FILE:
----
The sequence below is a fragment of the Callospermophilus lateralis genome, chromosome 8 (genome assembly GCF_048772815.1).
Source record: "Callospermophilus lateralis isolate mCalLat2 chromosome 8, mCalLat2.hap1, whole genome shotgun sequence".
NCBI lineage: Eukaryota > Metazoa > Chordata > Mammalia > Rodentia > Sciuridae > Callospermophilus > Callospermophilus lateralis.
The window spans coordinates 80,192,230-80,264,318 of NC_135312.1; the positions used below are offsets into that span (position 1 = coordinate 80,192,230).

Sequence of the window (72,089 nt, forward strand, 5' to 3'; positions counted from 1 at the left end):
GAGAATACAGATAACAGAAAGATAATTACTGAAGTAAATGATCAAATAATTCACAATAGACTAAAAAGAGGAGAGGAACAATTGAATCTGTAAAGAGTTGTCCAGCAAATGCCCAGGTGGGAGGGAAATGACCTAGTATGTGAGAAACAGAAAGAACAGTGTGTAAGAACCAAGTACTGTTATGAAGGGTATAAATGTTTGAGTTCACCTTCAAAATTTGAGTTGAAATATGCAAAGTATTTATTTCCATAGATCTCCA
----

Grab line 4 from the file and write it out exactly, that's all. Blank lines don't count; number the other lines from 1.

The window spans coordinates 80,192,230-80,264,318 of NC_135312.1; the positions used below are offsets into that span (position 1 = coordinate 80,192,230).